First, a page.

Cold / Hot Weather Effect on Lenses/Glass
There's no lens specific category, Mods feel free to move.
So I had left my camera in my car today and went to do the trash and decided to take it on as the night had gotten cold.
I know that lenses will expand/contract per weather condition.
But when we go out and shoot in cold or hot areas, this happens anyway.
My question is, battery issues aside and ignoring the idea of leaving the camera/lens in a baking car in direct sunlight on a 100° day...
Is there any reason I can't leave my camera lenses in the car overnight? Will the constant expansion/contraction really do that much harm to them more then if I went out shooting every day anyway?
The Noteworthy Ones - Mamiya: 7 II, RZ67 Pro II / Canon: 1V, AE-1 / Kodak: No 1 Pocket Autographic, No 1A Pocket Autographic
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~Stone | "...of course, that's just my opinion. I could be wrong." ~Dennis Miller
The expansion/contraction of parts left in the car will be much slower than when you take a warm camera straight out into the frost. Or when you bring that now frozen camera back into a warm house. So I would think any harm would be less than keeping the camera in the house and subjecting it to sudden temperature changes.
Thanks, yea that's what I was thinking, I guess now it's just up to the battery issue. I just always want to have my camera with me, but I like to have different cameras with me, but carting them in and out of the car back and forth is a pain...
Originally Posted by Peltigera
Unless anyone else disagrees I think thats the answer.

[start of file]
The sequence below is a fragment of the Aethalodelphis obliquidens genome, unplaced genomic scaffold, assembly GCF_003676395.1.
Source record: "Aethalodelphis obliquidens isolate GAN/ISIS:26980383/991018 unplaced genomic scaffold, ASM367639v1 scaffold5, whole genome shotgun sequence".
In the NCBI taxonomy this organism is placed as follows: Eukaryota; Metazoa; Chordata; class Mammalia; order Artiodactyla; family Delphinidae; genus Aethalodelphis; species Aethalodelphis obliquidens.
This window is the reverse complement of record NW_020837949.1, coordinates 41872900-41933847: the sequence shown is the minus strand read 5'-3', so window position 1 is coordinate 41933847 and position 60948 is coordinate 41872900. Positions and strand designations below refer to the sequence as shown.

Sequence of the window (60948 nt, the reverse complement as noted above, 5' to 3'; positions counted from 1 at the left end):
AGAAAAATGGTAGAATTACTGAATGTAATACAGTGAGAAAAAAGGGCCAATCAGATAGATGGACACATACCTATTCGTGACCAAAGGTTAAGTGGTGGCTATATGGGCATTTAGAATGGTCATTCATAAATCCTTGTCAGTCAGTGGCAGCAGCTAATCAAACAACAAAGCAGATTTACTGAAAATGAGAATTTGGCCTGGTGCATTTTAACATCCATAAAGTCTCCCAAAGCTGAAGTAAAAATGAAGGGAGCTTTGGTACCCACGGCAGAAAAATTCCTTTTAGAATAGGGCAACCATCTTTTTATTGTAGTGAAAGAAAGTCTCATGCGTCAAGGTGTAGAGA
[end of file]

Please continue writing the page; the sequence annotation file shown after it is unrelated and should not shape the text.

However, what about REALLY cold temperatures, like when it gets severely cold or severely hot, then is there more danger?
I'd be more concerned about the loss of the camera due to theft, left in the car, than I would damage from temperature changes.
Not worried about that too much, I live in a very safe neighborhood in suburbia, I don't even lock my car (but that's because my alarm is broken and goes off randomly at night) but I do lock it if I were out somewhere with my camera equipment in it of course... I'm not worried about the entire car being stolen either, it's a 2001 Saab, not worth much in parts and has a really good anti theft lock system.
Originally Posted by TheFlyingCamera
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I've had mechanical film cameras reach an outdoor ambient temperature of -60 degrees Fahrenheit with no problems. Of course film becomes quite brittle, and moisture does condense on them when bringing them inside. Letting them reach room temperature sealed inside an airtight container reduces problems with this. When frequently photographing from cars, try dressing warmly and leaving the car interior temperature close to the outside temperature. Good photography is more about doing what is necessary and less a matter of comfort and convenience.
And where are you going that's -60 damn!! haha
Originally Posted by Jim Jones
Your last statement is very correct.
You're tempting theft by leaving your cameras and lenses in the car, irrespective of where the car is kept. There is no ill effect occasioned cameras or lenses from hot or cold conditions, but consistently very humid conditions such as those found in the tropics, can lead to the formation of fungus chiefly inside lenses, but on occasion on mirrors, internal viewfinder lens etc. About the only irritation you'll deal with going from warm environment to a cold one is fogging of the lens and viewfinder.
.::Gary Rowan Higgins
A comfort zone is a wonderful place. But nothing ever grows there.
Well, you could not leave a camera in a car where I live, for sure. Sometimes worry about leaving the car in the car!
Originally Posted by TheFlyingCamera
As an aside, I would be very surprised if an insurance company would pay out on a claim for camera equipment stolen from a car left unlocked over night.
“Photography is a complex and fluid medium, and its many factors are not applied in simple sequence. Rather, the process may be likened to the art of the juggler in keeping many balls in the air at one time!”
Ansel Adams, from the introduction to The Negative - The New Ansel Adams Photography Series / Book 2